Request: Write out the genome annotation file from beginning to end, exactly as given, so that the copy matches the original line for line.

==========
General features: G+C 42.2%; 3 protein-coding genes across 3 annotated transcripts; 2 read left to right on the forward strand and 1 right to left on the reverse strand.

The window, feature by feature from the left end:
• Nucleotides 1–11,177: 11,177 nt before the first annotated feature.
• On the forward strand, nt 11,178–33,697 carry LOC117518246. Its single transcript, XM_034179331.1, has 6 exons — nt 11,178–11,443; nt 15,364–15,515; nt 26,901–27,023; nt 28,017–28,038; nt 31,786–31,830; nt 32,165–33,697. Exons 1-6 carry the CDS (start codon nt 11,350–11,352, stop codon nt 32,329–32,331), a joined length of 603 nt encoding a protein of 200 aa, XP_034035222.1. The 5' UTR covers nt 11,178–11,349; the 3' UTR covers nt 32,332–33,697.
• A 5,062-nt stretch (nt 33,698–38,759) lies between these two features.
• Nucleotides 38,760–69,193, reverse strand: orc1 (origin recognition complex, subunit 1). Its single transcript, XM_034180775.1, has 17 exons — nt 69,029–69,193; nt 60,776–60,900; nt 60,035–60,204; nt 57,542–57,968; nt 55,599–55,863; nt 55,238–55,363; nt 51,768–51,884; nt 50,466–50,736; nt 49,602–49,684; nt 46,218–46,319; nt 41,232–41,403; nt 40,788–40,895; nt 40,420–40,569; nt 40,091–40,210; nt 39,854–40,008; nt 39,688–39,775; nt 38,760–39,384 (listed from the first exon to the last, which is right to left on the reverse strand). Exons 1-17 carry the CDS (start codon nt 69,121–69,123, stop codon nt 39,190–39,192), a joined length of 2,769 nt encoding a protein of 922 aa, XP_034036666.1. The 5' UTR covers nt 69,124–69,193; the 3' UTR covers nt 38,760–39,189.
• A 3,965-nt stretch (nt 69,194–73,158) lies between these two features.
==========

General features: G+C 42.2%; 3 protein-coding genes across 3 annotated transcripts; 2 read left to right on the forward strand and 1 right to left on the reverse strand.

The window, feature by feature from the left end:
• Nucleotides 1–11,177: 11,177 nt before the first annotated feature.
• On the forward strand, nt 11,178–33,697 carry LOC117518246. Its single transcript, XM_034179331.1, has 6 exons — nt 11,178–11,443; nt 15,364–15,515; nt 26,901–27,023; nt 28,017–28,038; nt 31,786–31,830; nt 32,165–33,697. Exons 1-6 carry the CDS (start codon nt 11,350–11,352, stop codon nt 32,329–32,331), a joined length of 603 nt encoding a protein of 200 aa, XP_034035222.1. The 5' UTR covers nt 11,178–11,349; the 3' UTR covers nt 32,332–33,697.
• A 5,062-nt stretch (nt 33,698–38,759) lies between these two features.
• Nucleotides 38,760–69,193, reverse strand: orc1 (origin recognition complex, subunit 1). Its single transcript, XM_034180775.1, has 17 exons — nt 69,029–69,193; nt 60,776–60,900; nt 60,035–60,204; nt 57,542–57,968; nt 55,599–55,863; nt 55,238–55,363; nt 51,768–51,884; nt 50,466–50,736; nt 49,602–49,684; nt 46,218–46,319; nt 41,232–41,403; nt 40,788–40,895; nt 40,420–40,569; nt 40,091–40,210; nt 39,854–40,008; nt 39,688–39,775; nt 38,760–39,384 (listed from the first exon to the last, which is right to left on the reverse strand). Exons 1-17 carry the CDS (start codon nt 69,121–69,123, stop codon nt 39,190–39,192), a joined length of 2,769 nt encoding a protein of 922 aa, XP_034036666.1. The 5' UTR covers nt 69,124–69,193; the 3' UTR covers nt 38,760–39,189.
• A 3,965-nt stretch (nt 69,194–73,158) lies between these two features.